The mourners beat their chests and chanted “death to America”.
Qasem Soleimani was the architect of Iran’s sphere of influence across the Middle East and he was considered to be the country’s second most powerful man.
The assassination of the top military commander marked a significant escalation between Iran and the US.
Iran’s supreme leader, Ayatollah Khamenei, who had a close personal relationship with Qasem Soleimani, warned of “severe revenge” for the attack.
President Donald Trump, who authorized the attack on Qasem Soleimani on January 3 – an option refused by both Presidents Bush and Obama as too risky – said in a tweet that the US was ready to strike 52 sites “important to Iran & the Iranian culture”.
In a series of tweets likely to raise concerns about a path to war between the two countries, President Trump said the US would strike Iran “VERY FAST AND VERY HARD” if Iran targeted American bases or troops.
He said the 52 targets identified by the US represented 52 Americans who were held hostage in Iran for more than a year from late 1979 after they were taken from the US embassy in Tehran.
President Trump warned: “The United States just spent Two Trillion Dollars on Military Equipment. We are the biggest and by far the BEST in the World! If Iran attacks an American Base, or any American, we will be sending some of that brand new beautiful equipment their way…and without hesitation!”
Iran’s foreign minister Mohammad Javad Zarif responded on Twitter, saying that the killing of Qasem Soleimani was a breach of international law and that any targeting of cultural sites would be constitute a war crime.
Thousands of black-clad mourners gathered early on Sunday morning in the streets in Ahvaz, where Qasem Soleimani’s body had arrived before dawn.
The Irib state news agency showed footage of Qasem Soleimani’s casket, wrapped in an Iranian flag, being unloaded from a plane as a military band played, before it was flown on to Ahvaz.
The channel showed crowds gathered in the city’s Mollavi Square, waving flags and holding aloft portraits of Qasem Soleimani, who is seen by many in Iran as a hero because of his role as a soldier in the Iran-Iraq war of the 1980s and his closeness to the supreme leader.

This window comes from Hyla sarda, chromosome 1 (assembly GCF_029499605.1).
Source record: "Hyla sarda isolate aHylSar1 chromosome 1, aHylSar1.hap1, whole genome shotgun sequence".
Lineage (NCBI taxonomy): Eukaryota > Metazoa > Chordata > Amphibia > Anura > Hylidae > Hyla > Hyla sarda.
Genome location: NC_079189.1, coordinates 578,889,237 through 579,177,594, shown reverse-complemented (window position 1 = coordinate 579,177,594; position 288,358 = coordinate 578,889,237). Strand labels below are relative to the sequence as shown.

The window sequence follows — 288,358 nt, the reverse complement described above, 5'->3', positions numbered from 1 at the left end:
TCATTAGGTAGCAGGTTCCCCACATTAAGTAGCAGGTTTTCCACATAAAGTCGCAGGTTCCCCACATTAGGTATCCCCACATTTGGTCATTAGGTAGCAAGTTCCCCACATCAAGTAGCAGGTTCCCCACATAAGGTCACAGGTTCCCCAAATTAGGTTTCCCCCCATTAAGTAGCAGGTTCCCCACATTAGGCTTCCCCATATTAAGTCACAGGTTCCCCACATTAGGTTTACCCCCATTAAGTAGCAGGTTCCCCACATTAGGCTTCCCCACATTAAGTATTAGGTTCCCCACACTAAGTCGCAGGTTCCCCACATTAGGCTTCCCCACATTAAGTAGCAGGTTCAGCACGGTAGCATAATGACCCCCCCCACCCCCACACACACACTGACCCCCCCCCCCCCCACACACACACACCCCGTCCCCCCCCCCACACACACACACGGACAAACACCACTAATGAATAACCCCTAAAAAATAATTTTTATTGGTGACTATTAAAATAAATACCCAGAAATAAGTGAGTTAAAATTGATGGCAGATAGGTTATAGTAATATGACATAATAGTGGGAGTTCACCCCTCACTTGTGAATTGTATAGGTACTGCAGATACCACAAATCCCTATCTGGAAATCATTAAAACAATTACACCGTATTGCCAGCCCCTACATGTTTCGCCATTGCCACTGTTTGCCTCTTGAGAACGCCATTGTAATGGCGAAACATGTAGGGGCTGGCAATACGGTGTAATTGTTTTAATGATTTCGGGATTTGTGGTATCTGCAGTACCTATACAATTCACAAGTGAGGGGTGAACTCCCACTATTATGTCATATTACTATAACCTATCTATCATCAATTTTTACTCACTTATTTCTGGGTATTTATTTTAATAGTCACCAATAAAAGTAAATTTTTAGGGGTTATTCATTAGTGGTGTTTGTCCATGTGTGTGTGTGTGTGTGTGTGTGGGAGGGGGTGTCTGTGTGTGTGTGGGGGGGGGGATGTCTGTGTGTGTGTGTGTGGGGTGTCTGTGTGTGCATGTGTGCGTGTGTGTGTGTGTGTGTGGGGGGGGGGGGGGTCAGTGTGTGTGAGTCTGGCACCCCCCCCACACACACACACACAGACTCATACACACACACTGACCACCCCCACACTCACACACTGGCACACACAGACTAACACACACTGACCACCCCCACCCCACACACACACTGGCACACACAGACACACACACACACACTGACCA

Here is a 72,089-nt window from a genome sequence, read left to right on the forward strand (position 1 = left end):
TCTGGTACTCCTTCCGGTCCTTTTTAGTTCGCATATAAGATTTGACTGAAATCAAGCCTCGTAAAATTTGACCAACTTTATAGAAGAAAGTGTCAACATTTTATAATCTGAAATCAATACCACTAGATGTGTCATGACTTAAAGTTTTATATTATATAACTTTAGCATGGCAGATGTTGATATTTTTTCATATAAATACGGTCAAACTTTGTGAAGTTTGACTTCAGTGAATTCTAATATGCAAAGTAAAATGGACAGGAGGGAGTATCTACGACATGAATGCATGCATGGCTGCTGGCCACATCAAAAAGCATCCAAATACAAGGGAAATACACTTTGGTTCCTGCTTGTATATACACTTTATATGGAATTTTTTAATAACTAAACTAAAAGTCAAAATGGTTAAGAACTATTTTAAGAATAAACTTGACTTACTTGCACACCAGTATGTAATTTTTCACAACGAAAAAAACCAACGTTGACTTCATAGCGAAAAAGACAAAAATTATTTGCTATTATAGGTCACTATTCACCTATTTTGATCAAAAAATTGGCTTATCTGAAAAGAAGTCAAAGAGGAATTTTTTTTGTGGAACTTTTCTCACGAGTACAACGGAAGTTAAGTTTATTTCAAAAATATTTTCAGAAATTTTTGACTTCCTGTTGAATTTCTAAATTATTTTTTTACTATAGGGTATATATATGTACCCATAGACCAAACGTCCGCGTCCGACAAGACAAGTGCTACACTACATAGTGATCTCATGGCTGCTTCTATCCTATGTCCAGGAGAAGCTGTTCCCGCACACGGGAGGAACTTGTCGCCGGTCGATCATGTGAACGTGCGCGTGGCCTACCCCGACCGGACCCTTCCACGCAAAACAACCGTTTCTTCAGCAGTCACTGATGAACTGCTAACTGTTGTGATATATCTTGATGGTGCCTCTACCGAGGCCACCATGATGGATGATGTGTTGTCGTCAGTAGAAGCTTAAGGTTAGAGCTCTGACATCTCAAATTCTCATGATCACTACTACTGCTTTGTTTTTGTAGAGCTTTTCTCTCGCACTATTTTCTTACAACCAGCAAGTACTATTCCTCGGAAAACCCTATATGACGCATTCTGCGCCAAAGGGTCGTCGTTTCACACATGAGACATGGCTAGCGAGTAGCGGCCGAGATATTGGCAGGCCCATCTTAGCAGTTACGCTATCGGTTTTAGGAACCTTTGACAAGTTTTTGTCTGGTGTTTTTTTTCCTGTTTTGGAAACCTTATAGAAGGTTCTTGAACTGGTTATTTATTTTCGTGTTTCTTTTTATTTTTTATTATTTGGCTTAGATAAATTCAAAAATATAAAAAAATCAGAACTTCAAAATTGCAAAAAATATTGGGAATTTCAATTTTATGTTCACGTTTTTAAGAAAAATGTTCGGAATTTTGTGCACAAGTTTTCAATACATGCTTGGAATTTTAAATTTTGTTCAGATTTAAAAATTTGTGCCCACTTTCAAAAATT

In the capital Tehran, members of parliament chanted “death to America” for a few minutes during a session of the house, the ISNA news agency reported.
Iran’s military commander Qasem Soleimani was killed by an air strike at Baghdad airport on January 3 ordered by President Donald Trump, the Pentagon has confirmed.
The 62-year-old general spearheaded Iran’s Middle East operations as head of the elite Quds Force.
President Trump said the US took its action to stop, not start, a war. However, the killing marks a major escalation in tensions.
According to US officials, 3,000 additional troops will be sent to the Middle East as a precaution.
Qasem Soleimani was widely seen as the second most powerful figure in Iran, behind Supreme Leader Ayatollah Ali Khamenei. The Quds Force, an elite unit of the Iranian Revolutionary Guard Corps (IRGC), reported directly to the ayatollah and Qasem Soleimani was hailed as a heroic national figure.
Under his 21-year leadership of the Quds Force, Iran bolstered Hezbollah and other pro-Iranian militant groups in Lebanon; expanded its military presence in Iraq and Syria; and orchestrated Syria’s offensive against rebel groups in that country’s long civil war.
Secretary of State Mike Pompeo said the US wanted to de-escalate the situation, but that the strike was “lawful” and “saved lives”.
Later he thanked Crown Prince Mohammed bin Salman for Saudi Arabia’s “steadfast support” and “for recognizing aggressive threats posed by Iran’s Quds force”, the state department said.
Meanwhile, tens of thousands of Iranians have been holding rallies in Tehran and other cities, denouncing what they call US crimes.
Meanwhile, global oil price rose sharply in the wake of the attack.
Iran’s Ayatollah Khamenei said “severe revenge awaits the criminals” behind the attack. Qasem Soleimani’s death would double “resistance” against the US and Israel, he added.
The ayatollah also announced three days of national mourning. He would lead prayers at a funeral ceremony for the general in Tehran on January 5, Iranian media quoted Qasem Soleimani’s family as saying.
Later, the Supreme National Security Council, Iran’s top security body, said the US would be held responsible for its “criminal adventurism”.
It said in a statement: “This was the biggest US strategic blunder in the West Asia region, and America will not easily escape its consequences.”
Iran’s Foreign Minister Javad Zarif called the attack an “act of international terrorism”.